A quick history on the World Cup.

  5. Gööner In Exile says:

    I honestly think not participating in the WC until 1950 has probably been the home of footballs undoing, yes we all know we invented the game but to ignore the other nations because it would be unfair to the poor unfortunates that played against us probably set us back years in terms of development. I know we won the thing in 66 on home soil but that was more by luck than having the Worlds best players, although in Banks, Moore and Charlton we had a very good core.

    Lovely post on the history GN5. I guess the fact that Uruguay won that inaugural World Cup is what makes them continue to strive for greatness despite having a population smaller than London, also that underdog spirit is there to see in their play and attitude.

  6. Eddie says:

    The first WC was only in 1930? Are you kidding me? I was sure it was going on for at least 150 years. Oh well, you learnt something with every post from GN5!! Thank you sir, very interesting read.

    I am off soon, will read it again on the plane and try to memorize at least some of it so I can spring a few questions on the innocent numpties

  7. GunnerN5 says:

    Just tuned in, good morning all.

    I was in the midst of preparing a few Blasts on the World Cup, but I think that idea can now go on the back burner.

    There was a time when I could get really emotional about the England team but their level of under achievement over the years has hardened me and although I would love to see them win something it did not concern me to see them ousted.

    How many times have we heard our trumpet blown before a tournament only to end up being blown away? After a while you simply become jaundiced – that must be how Spurs supporters feel.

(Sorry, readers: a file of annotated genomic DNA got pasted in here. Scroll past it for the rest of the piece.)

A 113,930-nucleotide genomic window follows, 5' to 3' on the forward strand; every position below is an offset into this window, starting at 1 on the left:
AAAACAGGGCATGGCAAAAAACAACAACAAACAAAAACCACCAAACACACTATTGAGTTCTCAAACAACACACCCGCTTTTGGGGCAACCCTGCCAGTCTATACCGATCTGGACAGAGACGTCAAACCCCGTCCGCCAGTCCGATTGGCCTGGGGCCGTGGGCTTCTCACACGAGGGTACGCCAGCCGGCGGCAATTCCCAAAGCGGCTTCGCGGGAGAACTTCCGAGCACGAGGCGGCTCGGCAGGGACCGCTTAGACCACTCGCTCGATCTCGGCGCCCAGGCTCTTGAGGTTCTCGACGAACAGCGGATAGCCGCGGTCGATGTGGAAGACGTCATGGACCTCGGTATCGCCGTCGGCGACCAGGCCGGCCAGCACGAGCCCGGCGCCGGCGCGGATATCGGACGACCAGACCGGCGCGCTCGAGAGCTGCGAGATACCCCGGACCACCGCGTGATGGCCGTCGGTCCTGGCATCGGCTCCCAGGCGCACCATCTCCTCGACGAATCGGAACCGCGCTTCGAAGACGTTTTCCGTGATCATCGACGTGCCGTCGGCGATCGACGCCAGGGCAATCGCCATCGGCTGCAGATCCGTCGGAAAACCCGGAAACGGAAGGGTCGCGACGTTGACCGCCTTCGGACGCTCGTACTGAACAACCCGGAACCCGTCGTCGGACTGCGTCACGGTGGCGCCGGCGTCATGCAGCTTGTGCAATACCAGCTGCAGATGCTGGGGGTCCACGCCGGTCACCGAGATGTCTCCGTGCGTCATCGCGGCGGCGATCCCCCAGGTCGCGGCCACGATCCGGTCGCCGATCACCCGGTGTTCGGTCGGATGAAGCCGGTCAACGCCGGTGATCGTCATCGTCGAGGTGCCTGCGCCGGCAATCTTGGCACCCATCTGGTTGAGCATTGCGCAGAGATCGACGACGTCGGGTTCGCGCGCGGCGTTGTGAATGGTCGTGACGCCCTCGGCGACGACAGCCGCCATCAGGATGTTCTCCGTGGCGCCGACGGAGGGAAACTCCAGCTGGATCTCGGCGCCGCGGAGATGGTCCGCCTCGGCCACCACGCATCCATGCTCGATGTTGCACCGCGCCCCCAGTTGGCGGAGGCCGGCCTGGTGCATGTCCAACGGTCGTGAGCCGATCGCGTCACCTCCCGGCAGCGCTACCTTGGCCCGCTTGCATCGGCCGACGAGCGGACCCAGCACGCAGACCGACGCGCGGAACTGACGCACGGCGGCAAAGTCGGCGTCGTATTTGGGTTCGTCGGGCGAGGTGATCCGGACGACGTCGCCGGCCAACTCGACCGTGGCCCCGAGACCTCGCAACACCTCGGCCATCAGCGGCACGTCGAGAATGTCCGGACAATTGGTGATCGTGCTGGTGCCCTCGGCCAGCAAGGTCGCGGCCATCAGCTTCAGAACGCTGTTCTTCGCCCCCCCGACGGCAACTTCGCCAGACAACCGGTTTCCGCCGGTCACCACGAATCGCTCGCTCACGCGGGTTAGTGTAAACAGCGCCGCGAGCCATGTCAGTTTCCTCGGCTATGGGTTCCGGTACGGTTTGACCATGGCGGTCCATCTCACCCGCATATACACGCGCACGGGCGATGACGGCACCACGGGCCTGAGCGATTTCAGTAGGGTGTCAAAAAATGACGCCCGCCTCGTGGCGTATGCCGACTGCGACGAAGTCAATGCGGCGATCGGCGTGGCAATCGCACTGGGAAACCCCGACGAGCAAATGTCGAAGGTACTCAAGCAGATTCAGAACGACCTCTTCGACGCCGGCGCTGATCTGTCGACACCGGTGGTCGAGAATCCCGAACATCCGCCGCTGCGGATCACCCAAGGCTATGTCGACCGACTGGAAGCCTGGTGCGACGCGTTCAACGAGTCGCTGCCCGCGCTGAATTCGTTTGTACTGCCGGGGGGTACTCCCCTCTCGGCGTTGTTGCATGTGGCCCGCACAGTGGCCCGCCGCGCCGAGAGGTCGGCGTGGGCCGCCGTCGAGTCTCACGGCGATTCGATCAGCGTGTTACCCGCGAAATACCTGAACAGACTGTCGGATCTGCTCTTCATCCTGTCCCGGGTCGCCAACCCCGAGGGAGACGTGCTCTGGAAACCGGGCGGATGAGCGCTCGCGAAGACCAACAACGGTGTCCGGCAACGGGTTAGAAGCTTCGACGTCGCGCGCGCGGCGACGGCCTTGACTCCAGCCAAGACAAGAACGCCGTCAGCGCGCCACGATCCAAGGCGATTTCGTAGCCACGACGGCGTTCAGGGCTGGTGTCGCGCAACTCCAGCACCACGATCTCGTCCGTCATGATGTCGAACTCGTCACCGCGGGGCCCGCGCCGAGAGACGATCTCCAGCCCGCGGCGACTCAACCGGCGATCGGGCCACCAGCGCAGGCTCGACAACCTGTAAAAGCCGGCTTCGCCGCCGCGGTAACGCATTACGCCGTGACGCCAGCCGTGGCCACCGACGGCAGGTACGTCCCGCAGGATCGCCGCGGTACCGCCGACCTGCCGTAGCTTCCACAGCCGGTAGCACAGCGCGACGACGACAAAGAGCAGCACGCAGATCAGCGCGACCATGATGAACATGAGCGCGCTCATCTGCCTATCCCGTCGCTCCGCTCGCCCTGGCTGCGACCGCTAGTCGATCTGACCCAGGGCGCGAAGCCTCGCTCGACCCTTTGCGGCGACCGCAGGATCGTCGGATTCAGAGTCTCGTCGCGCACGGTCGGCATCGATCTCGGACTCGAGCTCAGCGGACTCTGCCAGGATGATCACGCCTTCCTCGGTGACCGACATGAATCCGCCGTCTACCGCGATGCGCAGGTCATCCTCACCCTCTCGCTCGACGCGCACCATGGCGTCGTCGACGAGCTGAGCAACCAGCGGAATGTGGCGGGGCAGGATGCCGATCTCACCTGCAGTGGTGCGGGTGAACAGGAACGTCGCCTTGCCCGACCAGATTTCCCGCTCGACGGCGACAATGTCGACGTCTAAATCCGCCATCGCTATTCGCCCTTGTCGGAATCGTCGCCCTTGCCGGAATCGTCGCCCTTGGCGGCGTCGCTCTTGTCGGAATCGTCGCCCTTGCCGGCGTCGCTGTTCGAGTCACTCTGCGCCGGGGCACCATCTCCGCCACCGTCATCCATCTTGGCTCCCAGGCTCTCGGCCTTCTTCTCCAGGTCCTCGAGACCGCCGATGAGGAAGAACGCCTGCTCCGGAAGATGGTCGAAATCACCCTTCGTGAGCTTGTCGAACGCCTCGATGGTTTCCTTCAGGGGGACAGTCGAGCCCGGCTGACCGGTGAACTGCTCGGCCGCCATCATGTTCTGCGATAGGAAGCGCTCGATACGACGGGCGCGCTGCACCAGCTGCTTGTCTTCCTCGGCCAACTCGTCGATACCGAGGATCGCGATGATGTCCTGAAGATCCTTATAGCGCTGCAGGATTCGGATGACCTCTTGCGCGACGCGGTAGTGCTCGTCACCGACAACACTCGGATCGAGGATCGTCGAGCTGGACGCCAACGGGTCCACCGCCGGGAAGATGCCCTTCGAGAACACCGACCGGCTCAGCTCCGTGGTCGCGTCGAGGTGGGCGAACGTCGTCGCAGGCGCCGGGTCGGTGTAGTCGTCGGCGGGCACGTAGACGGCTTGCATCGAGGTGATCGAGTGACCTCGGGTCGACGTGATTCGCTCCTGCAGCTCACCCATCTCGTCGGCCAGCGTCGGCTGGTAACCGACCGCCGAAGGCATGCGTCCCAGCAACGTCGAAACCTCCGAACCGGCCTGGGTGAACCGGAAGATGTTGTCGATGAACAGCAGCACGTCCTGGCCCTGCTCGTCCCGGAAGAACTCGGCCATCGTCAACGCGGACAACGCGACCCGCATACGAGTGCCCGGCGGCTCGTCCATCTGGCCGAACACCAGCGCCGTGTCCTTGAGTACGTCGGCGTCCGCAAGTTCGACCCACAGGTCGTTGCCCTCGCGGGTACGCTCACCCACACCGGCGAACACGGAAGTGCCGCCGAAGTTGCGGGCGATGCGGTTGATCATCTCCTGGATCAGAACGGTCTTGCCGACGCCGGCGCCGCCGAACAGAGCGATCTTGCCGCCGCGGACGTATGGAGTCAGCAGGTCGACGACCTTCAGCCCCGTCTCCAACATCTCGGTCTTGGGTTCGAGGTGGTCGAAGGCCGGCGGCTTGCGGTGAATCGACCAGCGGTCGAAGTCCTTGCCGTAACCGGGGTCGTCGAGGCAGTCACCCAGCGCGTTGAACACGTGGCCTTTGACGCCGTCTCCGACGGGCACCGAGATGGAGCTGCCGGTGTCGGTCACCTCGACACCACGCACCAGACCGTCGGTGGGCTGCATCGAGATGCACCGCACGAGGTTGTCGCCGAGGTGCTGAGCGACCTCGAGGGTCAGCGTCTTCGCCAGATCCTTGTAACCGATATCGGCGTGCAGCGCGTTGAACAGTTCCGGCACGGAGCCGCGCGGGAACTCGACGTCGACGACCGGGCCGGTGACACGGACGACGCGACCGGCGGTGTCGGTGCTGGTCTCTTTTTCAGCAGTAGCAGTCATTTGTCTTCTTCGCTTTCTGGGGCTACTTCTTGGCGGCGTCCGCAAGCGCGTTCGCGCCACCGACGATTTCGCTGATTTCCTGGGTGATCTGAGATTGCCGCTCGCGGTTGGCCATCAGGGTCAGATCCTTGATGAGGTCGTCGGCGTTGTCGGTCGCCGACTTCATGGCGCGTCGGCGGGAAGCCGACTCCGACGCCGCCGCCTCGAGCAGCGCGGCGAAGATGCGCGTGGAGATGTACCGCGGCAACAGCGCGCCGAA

8. arnie says:

    GN5. Yes, it is a bit quiet on AA, and that is an understatement. 😛 However, it is a great pleasure, and fantastic education. I hope there are more of such blasts, and more and more. 🙂

  9. Firstly, nice one, GN5. Cheers.

    Secondly, RockyLives (relating to your love and devotion of an “ex”)

    “…and prompted the introduction of Philippe Senderos alongside Johan Djourou. This reprised Arsenal defensive pairing could never be likened to Adams and Bould – Addams family might be more accurate, given the horror show that followed.” [Telegraph]

    The “Bleacher Report” incidentally gives Djourhou a ating of 4/10. Generous.

    The very mention of Adams and Bould in the same para as Djourhou and Senderos is, well…
    Let me say quite simply, the Telegraph perfectly sums up the rather embarassing non-comparison in a perfectly fair p*ss-take. No more to be said as far as I’m concerned.
    And my comments are (obviously) not based on this one game, Rocky, but based on pretty much Djourhou’s entire career at Arsenal.

    A case of red tinted glasses, methinks. He played for us, therefore he must be really good, ay Rocky (?).

  10. Gunner N5.,

    Is your first picture RockyLives’ brain?
    Laced-up… that’s unusual.

  11. Big Raddy says: